As quantities of goods like sugar increased, their prices decreased. Larger portions of European societies could afford them. This served as an incentive for people to earn more money so that they could purchase more luxuries — that is, the items previously unavailable to them. Productivity and income went up, and so did the entrenchment of what we know as modern capitalism.
Since the middle of the twentieth century, the concept of luxury has been heavily marketed to us through brands that are associated with certain stories with which a consumer might want to be associated. This concept of luxury brings with it the notion that in associating oneself with this brand, there is a measure of comfort and security. It’s a safe place to be. Your taste cannot be questioned and your consumption, though conspicuous, is generally seen as justified.
As consumption comes under a new kind of conscientious scrutiny, how it operates within the human psyche becomes clearer. Tim Jackson makes clear in Post Growth: Life After Capitalism that an underpinning mechanism for the success of consumerism in the late-stage capitalist model requires a persistent dissatisfaction with whatever we currently possess, including our most recent or our most “luxurious” purchases. This dissatisfaction could be due to their intentionally designed-in obsolescence but it’s equally likely to be due to our psychological dependence on novelty fostered by a capitalist cultural mindset of endless consumption. Jackson elaborates:
“Discontentment is the motivation for our restless desire to spend. Consumer products must promise paradise. But they must systematically fail to deliver it. They must fail us, not occasionally, as psychologists have observed, but repeatedly. The success of consumer society lies not in meeting our needs but in its spectacular ability consistently to disappoint us.”Tim Jackson, Post Growth: Life After Capitalism
Luxury is entirely different in a world of less consumption as it is contextualized within a cultural mindset of sufficiency. With the perspective of sufficiency, we have a sense of “enough” as opposed to the sense of indulgence in our desire for more that’s associated with luxury within a culture of endless consumption. Built into that sense of indulgence is the reality that with repetition the luxury item is no longer a luxury to its possessor. It’s the awareness of indulging oneself that makes it a luxury. At first it’s a qualitative experience, but as it becomes more quantitative, the awareness of the indulgence quality fades as does the fact of it being special (an indulgence) at all.
Coming back to a world of less consumption and the personal luxury of the one finely and sustainably made sweater, the luxury of this item is reinforced with the knowledge that clothes production overall is a significant contributor to the global problems of environmental destruction, inefficient use of precious resources, and the climate crisis. Frankopan estimates that the fashion industry represents about 10% of global greenhouse gas emissions, surpassing the combined contribution of aviation and shipping industry emissions. Carbon from the production of clothing in 2050 is expected to account for as much as 25% of global emissions. Worst of all is how much of this ends up as waste product. He maintains that in the UK alone, almost $50 billion of unused clothing is estimated to be sitting in individuals’ closets. But even that is next to nothing compared to “the equivalent of a rubbish truck of textiles . . . burned or deposited in landfill every second of every minute of every hour of every day of the year because of clothes and fabrics that are no longer wanted or cannot find a buyer.” [See this post for more on the vast amounts of clothing dumped in the Atacama Desert, a previously pristine area so dry there is little to no chance of any of it ever biodegrading. The photo below was taken on January 7, 2022 and the pile has continued to grow at a rate of about 39,000 metric tons per year.]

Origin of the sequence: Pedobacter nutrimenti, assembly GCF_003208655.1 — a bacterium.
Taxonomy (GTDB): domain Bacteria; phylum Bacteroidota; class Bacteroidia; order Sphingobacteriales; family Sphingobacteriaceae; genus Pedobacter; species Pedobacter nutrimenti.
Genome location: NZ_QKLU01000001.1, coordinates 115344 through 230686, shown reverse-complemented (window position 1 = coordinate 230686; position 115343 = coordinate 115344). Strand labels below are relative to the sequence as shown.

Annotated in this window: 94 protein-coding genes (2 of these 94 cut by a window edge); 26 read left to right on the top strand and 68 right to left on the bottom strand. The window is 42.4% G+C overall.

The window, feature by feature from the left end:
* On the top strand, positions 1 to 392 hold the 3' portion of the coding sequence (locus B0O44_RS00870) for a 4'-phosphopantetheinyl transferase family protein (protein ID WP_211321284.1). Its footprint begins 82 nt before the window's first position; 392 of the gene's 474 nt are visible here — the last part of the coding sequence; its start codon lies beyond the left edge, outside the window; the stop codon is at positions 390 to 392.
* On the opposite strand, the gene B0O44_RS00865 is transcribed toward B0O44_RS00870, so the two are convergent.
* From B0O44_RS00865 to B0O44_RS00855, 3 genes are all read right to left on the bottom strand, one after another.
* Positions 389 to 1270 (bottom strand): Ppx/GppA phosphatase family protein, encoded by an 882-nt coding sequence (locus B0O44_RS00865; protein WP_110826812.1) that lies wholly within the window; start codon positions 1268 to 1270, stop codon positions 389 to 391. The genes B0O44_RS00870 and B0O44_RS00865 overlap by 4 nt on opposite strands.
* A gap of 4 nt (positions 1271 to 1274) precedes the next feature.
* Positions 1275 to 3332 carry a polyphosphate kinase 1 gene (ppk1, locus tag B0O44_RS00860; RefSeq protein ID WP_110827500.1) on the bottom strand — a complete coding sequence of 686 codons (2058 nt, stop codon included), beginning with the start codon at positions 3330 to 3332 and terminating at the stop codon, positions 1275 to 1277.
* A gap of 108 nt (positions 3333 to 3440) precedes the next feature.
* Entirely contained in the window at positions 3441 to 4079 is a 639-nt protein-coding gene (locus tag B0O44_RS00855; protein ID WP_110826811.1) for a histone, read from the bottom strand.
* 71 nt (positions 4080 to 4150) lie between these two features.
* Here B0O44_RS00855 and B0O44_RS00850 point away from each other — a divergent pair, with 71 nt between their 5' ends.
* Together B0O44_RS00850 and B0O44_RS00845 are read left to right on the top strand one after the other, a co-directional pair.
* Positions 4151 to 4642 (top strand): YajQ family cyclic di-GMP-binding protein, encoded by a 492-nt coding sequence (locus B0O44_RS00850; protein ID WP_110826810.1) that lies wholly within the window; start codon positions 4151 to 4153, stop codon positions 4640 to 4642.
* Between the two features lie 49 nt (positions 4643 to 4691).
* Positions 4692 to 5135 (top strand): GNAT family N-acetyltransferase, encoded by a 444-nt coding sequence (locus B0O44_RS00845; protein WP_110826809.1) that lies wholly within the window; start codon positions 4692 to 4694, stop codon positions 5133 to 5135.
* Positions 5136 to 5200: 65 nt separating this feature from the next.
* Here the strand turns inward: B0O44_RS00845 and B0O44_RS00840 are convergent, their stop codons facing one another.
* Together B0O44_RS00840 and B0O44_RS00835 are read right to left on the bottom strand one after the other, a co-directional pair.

It’s popular to blame the manufacturers and the profiteers above them. They’re certainly worthy of that blame. But there’s no avoiding the simple truth that every lifestyle choice we as consumers make every day has direct real-world consequences. These can be seen in the straightforward example of purchasing a single cotton shirt. The production of just this one item requires 713 gallons of fresh water. This is the same amount of water as a person’s drinking requirements over 2 1/2 years. Given the water scarcity issues growing around the world, we must consider the offsets entailed here. Before I get to the question of whether that shirt is a luxury for me, I want to consider what its true cost is, and also determine whether I already have one that will suffice. And if I honestly am in need of a shirt, I must pay the true cost, recognizing that part of that was water that was needed by other humans or animals or trees.
In a world of less consumption, the greatest luxury is, for many, found in nature, in seeing it rebound, in watching areas previously “tamed” by humans re-wild, in experiencing our interdependence with a tree we planted, nurtured, and watched grow for years or decades. The luxury is in hiking, alone or with people we love. Most of all it is in doing things that tread lightly on the planet. Knowing we are contributing to a healthier future for coming generations of humans and wildlife, even preventing endangered species from going extinct, is a luxury born of conscious attention and thoughtful action.
Our personal luxuries are something we get to choose. They are decisions we have the ability to make intentionally. So much of our future is uncertain but there are still things we control, lifestyle choices we can make and even feel good about. That in itself is a personal luxury.
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One thought on “What Are Your Personal Luxuries?”
Thoughtful and very relevant post Lynne. Gets me thinking about what, to me, is a luxury, and, can I justify, afford, and be satisfied with a desired “luxury.” Thanks